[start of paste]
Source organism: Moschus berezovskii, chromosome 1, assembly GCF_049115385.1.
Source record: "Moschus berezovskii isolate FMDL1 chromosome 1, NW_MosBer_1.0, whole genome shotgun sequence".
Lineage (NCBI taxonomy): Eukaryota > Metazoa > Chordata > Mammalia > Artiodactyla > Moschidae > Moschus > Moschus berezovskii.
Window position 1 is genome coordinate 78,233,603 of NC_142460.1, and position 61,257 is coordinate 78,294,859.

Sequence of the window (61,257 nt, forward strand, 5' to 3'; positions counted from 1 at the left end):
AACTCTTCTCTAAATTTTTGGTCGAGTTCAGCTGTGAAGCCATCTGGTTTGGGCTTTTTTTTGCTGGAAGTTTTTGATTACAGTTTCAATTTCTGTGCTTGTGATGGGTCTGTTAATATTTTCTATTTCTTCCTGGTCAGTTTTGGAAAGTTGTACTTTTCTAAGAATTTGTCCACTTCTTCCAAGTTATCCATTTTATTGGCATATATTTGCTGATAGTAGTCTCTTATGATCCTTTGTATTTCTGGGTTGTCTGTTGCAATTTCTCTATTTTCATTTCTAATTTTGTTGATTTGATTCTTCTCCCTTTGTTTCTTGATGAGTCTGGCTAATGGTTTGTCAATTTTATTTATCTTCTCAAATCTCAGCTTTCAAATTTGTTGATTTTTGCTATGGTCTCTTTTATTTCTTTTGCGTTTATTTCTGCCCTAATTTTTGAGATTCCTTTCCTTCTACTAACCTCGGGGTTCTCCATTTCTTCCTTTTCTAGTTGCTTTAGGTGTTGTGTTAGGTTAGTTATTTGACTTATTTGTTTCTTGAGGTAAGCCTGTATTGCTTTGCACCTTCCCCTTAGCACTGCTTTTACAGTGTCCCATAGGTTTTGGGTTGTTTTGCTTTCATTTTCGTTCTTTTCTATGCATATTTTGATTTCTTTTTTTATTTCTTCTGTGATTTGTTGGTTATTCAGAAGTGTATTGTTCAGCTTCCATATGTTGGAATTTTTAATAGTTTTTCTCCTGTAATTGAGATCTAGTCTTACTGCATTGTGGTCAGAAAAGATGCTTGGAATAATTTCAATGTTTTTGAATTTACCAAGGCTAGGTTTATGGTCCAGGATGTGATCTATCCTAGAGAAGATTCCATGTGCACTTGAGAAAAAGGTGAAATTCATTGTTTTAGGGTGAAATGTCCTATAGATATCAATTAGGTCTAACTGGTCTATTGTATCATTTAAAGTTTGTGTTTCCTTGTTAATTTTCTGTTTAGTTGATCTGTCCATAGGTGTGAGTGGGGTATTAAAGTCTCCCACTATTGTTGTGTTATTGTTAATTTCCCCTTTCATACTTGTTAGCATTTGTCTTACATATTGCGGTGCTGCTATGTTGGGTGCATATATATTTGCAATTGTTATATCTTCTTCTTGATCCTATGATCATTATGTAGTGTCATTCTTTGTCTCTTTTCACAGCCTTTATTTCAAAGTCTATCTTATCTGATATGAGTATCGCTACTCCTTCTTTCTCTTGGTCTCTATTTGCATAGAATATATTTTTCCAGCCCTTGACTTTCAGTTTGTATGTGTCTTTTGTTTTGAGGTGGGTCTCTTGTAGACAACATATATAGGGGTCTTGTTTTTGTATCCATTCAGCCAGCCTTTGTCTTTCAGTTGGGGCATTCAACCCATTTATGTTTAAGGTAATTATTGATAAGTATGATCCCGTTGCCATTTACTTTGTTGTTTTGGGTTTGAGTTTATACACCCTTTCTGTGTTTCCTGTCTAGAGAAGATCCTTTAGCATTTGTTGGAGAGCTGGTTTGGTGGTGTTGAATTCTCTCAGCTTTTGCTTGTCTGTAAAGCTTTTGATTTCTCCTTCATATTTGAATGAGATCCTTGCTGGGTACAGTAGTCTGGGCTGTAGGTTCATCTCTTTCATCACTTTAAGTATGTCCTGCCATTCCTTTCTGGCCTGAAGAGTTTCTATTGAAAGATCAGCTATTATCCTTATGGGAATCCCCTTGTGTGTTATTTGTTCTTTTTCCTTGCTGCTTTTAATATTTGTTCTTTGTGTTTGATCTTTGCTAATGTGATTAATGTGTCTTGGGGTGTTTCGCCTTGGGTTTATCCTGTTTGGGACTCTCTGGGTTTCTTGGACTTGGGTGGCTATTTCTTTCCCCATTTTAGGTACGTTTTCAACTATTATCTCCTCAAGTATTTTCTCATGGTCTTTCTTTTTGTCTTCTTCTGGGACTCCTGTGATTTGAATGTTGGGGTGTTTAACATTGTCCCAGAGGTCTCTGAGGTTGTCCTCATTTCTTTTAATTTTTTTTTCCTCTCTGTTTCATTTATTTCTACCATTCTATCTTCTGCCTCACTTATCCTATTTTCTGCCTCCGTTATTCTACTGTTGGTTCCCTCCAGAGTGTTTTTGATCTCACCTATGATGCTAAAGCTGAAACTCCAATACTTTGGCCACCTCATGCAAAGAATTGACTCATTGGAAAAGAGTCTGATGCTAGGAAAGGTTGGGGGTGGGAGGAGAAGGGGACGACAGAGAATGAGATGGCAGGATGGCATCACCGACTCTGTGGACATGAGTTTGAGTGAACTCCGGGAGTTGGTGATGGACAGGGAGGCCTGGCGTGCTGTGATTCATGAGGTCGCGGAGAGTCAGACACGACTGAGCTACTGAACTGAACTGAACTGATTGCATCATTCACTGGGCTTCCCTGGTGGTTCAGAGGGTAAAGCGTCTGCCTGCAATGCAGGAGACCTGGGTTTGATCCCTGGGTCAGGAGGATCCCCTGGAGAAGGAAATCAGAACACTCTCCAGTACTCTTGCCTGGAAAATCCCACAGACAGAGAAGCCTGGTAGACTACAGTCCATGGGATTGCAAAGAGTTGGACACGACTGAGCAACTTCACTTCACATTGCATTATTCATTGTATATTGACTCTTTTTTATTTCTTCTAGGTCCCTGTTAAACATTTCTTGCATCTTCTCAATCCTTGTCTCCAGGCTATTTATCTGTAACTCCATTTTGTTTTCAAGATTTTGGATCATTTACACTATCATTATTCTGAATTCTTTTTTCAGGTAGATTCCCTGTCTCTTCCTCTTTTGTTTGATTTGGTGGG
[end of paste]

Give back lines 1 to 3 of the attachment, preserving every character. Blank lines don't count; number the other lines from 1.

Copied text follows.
Source organism: Moschus berezovskii, chromosome 1, assembly GCF_049115385.1.
Source record: "Moschus berezovskii isolate FMDL1 chromosome 1, NW_MosBer_1.0, whole genome shotgun sequence".
Lineage (NCBI taxonomy): Eukaryota > Metazoa > Chordata > Mammalia > Artiodactyla > Moschidae > Moschus > Moschus berezovskii.